Wrigley Field starts to get busy and noisy. We discuss coverage plans and make sure we have photos of the players our writers might feature.

  Daily Herald photographer John Starks, in white cap, is sandwiched between a number of other photographers in a very full photo pit Saturday at Wrigley Field. Often this means that some of the shots will be partially or fully blocked by another photographer. Brian Hill/

About an hour before first pitch we return to our positions to make sure we haven't been moved. It's crowded in the field photo pit. As many as 10 photographers with giant lenses are shoulder to shoulder in a 6-by-10-foot area. We work together so everybody can get their shots.

Now we're setting our exposure, making sure everything works and sending test images to Brian in the work room. Steve and I will shoot 5,000 pictures tonight. We will send 5 percent of those to Brian via the Ethernet linkage. He will crop, tone, caption and upload those pictures, and at the end of the night he will publish an online gallery of more than 100 of the best photos.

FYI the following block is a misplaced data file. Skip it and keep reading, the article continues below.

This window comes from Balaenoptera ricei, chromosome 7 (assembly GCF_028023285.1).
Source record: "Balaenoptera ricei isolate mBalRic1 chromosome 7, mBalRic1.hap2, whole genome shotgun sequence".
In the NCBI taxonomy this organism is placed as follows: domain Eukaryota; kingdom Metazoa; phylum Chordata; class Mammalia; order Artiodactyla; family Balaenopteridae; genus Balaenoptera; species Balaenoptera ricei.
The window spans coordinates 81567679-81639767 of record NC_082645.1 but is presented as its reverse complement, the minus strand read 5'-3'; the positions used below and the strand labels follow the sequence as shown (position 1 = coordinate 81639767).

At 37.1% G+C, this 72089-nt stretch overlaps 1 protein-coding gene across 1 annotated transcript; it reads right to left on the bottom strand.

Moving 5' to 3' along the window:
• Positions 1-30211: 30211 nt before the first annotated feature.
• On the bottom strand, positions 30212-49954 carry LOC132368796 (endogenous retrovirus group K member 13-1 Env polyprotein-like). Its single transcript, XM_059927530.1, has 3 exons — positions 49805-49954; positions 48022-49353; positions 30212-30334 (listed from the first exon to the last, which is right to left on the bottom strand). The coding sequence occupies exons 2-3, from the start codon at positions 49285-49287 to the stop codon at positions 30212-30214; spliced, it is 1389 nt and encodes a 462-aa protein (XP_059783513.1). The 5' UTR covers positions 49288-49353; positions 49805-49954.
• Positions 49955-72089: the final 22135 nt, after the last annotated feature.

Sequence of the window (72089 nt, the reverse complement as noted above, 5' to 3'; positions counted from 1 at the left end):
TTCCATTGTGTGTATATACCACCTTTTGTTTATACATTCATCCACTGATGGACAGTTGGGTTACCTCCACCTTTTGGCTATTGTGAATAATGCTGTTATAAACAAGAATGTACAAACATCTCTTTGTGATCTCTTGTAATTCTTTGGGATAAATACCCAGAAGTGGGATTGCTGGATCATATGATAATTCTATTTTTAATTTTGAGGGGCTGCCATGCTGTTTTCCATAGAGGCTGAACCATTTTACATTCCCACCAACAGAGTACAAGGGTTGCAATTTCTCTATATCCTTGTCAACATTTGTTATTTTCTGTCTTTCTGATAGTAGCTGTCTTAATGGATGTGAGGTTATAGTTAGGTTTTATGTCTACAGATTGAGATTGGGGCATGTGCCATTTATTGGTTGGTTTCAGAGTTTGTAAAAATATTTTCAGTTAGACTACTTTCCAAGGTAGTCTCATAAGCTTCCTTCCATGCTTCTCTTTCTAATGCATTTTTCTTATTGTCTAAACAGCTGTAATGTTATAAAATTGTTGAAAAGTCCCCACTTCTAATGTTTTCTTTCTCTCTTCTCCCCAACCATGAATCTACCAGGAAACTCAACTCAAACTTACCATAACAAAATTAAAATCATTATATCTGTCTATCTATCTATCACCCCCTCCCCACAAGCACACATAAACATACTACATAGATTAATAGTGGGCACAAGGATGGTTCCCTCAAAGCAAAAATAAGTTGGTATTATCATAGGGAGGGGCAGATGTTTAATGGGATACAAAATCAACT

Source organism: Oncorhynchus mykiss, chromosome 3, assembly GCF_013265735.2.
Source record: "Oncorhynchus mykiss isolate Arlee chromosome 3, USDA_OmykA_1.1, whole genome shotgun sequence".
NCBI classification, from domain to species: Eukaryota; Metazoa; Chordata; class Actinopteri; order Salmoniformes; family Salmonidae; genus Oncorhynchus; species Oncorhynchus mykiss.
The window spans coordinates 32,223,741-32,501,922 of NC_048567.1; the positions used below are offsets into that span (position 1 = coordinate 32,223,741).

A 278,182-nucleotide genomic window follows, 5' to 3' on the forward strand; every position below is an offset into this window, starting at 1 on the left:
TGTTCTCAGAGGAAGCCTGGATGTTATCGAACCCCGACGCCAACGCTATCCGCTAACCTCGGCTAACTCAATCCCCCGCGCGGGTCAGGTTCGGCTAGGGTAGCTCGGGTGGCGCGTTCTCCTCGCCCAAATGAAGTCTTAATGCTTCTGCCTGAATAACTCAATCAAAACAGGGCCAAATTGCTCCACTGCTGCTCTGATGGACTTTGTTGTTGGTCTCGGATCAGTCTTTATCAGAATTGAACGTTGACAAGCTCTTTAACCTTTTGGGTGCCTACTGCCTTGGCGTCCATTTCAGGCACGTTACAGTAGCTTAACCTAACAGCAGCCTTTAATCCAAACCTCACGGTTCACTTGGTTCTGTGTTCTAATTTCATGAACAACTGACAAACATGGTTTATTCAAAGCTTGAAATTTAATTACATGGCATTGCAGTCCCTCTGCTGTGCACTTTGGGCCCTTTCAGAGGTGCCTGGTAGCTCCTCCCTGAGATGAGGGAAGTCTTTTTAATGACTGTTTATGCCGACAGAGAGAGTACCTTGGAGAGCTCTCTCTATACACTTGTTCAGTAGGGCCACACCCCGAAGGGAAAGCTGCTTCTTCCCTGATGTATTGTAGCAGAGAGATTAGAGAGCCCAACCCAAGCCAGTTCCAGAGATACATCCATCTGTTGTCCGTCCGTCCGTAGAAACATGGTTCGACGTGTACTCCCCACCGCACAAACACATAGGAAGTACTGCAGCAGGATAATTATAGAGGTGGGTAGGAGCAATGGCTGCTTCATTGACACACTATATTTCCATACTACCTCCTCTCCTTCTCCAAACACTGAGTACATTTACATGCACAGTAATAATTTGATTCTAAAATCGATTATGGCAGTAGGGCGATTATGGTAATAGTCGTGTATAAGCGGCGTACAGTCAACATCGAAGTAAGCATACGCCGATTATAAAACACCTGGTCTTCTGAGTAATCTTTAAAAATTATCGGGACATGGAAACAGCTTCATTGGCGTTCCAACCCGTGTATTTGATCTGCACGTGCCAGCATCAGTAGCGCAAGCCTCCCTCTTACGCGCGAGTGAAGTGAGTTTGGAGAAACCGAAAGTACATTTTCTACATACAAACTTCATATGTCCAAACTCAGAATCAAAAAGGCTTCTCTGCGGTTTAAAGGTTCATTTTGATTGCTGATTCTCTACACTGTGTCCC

Our photographers shoot thousands of images during each game and send them remotely to our computer system to be included online almost immediately and in the paper the next day. Brian Hill/

After the game we break down our gear, pack it into the bags and roll it to the car.

We're home at 2 a.m.

We'll get up and do it again later that day. And I can't wait. That's what I do. I take pictures all day.

Cubs stealing signs? To Maddon, that’s ridiculous

Article Comments
Guidelines: Keep it civil and on topic; no profanity, vulgarity, slurs or personal attacks. People who harass others or joke about tragedies will be blocked. If a comment violates these standards or our terms of service, click the "flag" link in the lower-right corner of the comment box. To find our more, read our FAQ.